Soaring food prices are another concern affecting the global economy. The world’s most vulnerable populations face an increasing threat of hunger and malnutrition. A wide range of people in a number of countries are now affected by the high prices, bringing about social unrest. Emergency humanitarian relief must be coupled with a more long-term socio-economic development perspective. It goes without saying that the situation seriously jeopardises the prospects of achieving the MDGs. I believe a strong sense of urgency must accompany this discussion at the Hokkaido Toyako Summit. In response to this problem, Japan decided to provide emergency food aid of about US$100 million through the World Food Programme this April. Japan had already disbursed about $68 million to the WFP in 2008.

Climate change will be a top priority at the G8 Toyako Summit. Last year, Japan proposed the “Cool Earth 50” initiative, calling for a halving of global greenhouse emissions by 2050. I also proposed the “Cool Earth Promotion Programme” at the World Economic Forum this January, which consists of three parts.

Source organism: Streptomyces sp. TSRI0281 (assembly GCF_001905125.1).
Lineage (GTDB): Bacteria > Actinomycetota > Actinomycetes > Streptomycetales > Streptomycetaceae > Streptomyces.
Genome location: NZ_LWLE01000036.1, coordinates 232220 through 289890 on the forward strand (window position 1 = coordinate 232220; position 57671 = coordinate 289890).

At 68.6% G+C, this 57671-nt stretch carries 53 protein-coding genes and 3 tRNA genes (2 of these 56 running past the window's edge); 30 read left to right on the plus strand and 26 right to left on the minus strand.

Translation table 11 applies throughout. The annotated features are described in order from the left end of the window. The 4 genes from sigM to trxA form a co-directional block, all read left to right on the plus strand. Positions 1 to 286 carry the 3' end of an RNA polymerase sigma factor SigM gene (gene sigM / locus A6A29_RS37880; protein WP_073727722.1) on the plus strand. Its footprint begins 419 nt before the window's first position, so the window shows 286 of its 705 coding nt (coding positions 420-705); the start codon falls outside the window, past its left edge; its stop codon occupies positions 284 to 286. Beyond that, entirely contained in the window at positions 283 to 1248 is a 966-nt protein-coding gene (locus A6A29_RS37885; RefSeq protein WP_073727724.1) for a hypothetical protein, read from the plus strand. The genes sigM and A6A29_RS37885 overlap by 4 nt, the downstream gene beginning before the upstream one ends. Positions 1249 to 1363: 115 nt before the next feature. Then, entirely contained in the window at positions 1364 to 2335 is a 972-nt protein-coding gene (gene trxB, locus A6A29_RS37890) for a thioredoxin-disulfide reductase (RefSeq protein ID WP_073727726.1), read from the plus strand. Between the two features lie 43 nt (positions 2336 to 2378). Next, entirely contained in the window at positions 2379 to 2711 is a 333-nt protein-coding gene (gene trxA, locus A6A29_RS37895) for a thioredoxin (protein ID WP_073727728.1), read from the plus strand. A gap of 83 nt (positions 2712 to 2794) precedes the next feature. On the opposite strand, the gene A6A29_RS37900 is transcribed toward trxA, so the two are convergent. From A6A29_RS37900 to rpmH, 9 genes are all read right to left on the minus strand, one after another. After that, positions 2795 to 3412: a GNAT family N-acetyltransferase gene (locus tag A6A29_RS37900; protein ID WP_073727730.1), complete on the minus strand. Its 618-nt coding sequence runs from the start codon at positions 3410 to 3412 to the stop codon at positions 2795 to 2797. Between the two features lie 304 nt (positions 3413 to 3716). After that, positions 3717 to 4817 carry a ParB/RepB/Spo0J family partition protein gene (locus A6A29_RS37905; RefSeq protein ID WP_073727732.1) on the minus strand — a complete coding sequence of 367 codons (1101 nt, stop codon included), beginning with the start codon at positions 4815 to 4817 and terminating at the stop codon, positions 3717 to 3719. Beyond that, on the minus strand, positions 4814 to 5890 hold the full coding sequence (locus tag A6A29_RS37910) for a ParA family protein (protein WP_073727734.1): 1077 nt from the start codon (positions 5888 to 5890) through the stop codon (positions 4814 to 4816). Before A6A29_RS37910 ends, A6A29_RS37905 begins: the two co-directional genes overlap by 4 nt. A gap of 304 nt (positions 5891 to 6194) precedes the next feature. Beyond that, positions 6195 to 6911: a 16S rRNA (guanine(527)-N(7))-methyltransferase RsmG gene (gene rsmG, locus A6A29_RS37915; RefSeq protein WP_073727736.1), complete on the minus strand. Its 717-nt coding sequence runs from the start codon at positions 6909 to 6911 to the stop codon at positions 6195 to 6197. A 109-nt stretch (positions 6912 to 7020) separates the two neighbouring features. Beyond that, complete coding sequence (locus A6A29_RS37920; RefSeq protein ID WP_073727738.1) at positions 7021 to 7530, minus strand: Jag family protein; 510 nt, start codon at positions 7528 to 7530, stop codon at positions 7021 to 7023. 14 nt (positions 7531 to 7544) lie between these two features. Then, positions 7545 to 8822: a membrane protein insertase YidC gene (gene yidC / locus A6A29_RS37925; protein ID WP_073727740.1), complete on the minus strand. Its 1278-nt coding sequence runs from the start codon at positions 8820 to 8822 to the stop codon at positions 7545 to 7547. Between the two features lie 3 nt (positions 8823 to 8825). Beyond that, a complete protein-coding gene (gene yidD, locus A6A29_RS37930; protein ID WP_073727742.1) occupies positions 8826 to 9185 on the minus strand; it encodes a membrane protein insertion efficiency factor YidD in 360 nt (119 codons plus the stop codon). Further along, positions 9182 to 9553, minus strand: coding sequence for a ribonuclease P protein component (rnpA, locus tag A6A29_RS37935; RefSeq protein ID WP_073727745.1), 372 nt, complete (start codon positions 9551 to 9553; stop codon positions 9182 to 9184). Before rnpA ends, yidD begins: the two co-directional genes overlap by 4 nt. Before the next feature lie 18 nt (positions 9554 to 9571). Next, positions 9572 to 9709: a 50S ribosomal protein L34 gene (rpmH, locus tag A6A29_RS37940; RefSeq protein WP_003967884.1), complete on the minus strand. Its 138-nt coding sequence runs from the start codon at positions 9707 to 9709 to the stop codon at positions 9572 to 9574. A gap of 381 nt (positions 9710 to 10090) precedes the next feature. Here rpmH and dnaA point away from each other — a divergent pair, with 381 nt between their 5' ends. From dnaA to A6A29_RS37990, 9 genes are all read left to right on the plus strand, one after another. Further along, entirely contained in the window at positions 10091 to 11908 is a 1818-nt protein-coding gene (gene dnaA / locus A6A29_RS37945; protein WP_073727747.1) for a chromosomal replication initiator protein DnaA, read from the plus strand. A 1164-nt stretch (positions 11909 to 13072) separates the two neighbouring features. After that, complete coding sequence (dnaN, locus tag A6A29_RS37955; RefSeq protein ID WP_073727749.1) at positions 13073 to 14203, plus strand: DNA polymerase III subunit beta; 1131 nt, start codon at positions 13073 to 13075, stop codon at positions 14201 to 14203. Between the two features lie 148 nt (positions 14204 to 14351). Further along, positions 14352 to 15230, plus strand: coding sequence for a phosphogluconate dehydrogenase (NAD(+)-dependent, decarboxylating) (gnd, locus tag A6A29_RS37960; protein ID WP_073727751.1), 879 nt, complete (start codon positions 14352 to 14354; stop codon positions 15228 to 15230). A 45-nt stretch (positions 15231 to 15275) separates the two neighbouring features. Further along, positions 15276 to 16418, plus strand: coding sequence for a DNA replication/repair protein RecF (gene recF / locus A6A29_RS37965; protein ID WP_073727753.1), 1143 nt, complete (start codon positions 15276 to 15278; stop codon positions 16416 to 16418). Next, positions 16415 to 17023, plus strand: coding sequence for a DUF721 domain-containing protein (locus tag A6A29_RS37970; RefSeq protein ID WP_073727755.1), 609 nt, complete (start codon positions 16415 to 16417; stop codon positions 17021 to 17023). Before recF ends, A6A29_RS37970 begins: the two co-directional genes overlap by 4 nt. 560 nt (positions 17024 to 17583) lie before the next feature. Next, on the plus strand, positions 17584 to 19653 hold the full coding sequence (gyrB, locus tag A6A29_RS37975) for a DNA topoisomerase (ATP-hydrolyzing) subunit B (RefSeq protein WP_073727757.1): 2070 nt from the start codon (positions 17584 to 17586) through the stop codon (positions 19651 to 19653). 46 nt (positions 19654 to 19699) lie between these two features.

First, on the post-Kyoto framework, I am calling on the United Nations to examine strategies and measures to bring about a peaking and halving in greenhouse gas emissions. To ensure the peaking-out of the emissions, it will be critical to create a mechanism in which everyone participates, including all major emitters.

Second, on international environment co-operation, I proposed to set a global target of 30% improvement of energy efficiency by 2020. Japan will also establish a new financial mechanism, the “Cool Earth Partnership”, on the scale of US$10 billion to assist developing countries in achieving both emissions reductions and economic growth.